4 Best Dry White Wines For Cooking

For decades, armchair experts have theorized about what separates restaurant-quality dining from homemade cooking.

Is it simply the expertise of a top-trained chef? Is it the amount of butter and salt in each dish that might give your cardiologist a panic attack? Or is it simply the setting, plating, and appearance that sets the expectation of a great meal?

Maybe it’s all of the above.

However, we know one factor that certainly makes a difference — wine. No, we’re not talking about the amount of wine consumed by each customer (although that may play a part). This secret lies not on the drinks menu but in the kitchen. 

While homemade chefs often reach for “cooking wine” to add complexity to their mussels and braised brisket, restaurant chefs almost always incorporate perfectly suitable drinking wine into their dishes.

Why? Well, let’s just say they know what they’re doing.

Let’s explore the difference between “cooking wine” and drinking wine, uncovering 4 top vino choices to elevate your next night of homemade cooking to a Michelin-quality culinary experience.

How To Pick A Dry White For Cooking

You know how to select a dry white for drinking. But how should your preferences adapt when you’re looking for a cooking wine?

The first thing to remember is that you won’t taste much of the alcohol you fell in love with in your favorite vintages. 

When you add wine to a hot pan, it fundamentally changes the liquid. The ethanol burns off quickly, infusing your dish with a new dimension of flavor without any extra alcohol content. This also means that if you cook your dish long enough, any wine-infused dish should be safe to eat, even for children. 

So, unless you’re looking to flex your financial muscle, you probably shouldn’t look for a top-shelf vintage. Of course, there is the risk that you could reach for a bottle that’s too cheap, and the lackluster flavors ruin the complexity of your dish. Avoid any wines labeled “cooking wines,” as these are typically low-quality and not to be trusted.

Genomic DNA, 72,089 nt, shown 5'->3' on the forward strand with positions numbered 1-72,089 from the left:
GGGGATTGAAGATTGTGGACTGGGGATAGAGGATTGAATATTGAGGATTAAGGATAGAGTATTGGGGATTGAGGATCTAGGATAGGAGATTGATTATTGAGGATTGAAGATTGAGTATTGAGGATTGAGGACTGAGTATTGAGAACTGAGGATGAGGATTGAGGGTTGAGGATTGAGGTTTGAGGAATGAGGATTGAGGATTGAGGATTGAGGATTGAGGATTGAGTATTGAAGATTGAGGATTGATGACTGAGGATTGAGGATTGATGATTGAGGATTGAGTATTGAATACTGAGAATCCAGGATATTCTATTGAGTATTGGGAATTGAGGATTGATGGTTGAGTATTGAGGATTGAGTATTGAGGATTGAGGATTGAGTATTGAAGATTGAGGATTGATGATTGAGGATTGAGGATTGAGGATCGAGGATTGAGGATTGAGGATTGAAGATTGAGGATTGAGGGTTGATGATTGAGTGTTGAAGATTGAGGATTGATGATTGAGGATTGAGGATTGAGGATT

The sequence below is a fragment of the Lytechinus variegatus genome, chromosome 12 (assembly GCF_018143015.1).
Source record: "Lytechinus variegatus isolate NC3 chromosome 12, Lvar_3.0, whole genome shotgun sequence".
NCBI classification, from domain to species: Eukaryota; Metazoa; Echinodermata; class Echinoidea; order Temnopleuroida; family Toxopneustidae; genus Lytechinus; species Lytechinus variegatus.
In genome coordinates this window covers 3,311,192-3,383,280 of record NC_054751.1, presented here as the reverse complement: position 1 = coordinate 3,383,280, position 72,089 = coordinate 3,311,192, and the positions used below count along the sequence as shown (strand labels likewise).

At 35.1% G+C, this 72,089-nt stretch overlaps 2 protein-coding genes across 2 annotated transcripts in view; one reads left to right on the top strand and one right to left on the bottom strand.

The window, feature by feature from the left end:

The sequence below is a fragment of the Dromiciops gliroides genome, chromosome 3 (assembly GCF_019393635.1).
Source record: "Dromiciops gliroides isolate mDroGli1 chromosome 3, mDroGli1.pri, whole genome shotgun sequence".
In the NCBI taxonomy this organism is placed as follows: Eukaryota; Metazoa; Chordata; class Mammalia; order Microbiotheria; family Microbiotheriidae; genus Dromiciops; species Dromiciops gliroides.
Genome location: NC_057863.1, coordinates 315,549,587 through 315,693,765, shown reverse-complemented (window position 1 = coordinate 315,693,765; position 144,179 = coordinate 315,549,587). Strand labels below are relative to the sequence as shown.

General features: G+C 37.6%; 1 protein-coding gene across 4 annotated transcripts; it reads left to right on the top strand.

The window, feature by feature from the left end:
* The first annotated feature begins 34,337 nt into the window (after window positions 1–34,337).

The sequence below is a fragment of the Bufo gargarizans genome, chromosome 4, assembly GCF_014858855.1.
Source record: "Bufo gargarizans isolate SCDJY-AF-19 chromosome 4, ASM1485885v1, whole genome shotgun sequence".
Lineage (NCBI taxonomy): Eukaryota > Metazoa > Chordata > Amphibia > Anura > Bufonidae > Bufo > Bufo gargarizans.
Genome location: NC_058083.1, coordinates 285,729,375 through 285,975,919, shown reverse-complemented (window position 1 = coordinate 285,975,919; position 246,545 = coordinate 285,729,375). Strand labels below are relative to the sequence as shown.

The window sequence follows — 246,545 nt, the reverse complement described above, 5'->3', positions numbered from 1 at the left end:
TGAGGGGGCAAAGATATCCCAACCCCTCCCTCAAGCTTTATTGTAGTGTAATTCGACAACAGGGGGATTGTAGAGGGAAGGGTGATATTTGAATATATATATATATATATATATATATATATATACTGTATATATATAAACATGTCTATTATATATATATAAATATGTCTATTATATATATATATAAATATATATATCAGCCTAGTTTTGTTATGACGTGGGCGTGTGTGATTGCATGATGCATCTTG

It’s all about finding that golden mean.

If you have a half-empty bottle of wine that’s been sitting in your fridge for a few days, it might be the perfect candidate to add a new dimension to your next pasta or chicken dish. Open bottles of vino often sit in storage for weeks or months and sour before they’re finished.

Steer clear of this all-too-avoidable tragedy by incorporating your leftover wine into tonight’s dinner. It gives your drinking wine a second life and enriches the flavor of dozens of wine-friendly dishes.

Dry White Wine and Food

Why Dry White?

Certainly, dry white isn’t the only option available when it comes to cooking wine. Chicken Marsala took advantage of fortified wine to become one of the most famous dishes around the globe. Meanwhile, many meaty stews utilize a light red like Pinot Noir to coax out the smoky flavors.

So, what’s so special about a dry white? The key lies in versatility.

With low alcohol content and light flavor, a dry white adds an excellent finishing layer to a classic dish without overwhelming the palate like a rich, oaky white might. If you burn off the alcohol in an oaked, buttery Chardonnay, you’re often left with overwhelming wooden, earthy notes that taste bitter and astringent. 

On the other end of the spectrum, sweet white wines can caramelize during the cooking process, adding too much sweetness to a dish that really should be savory.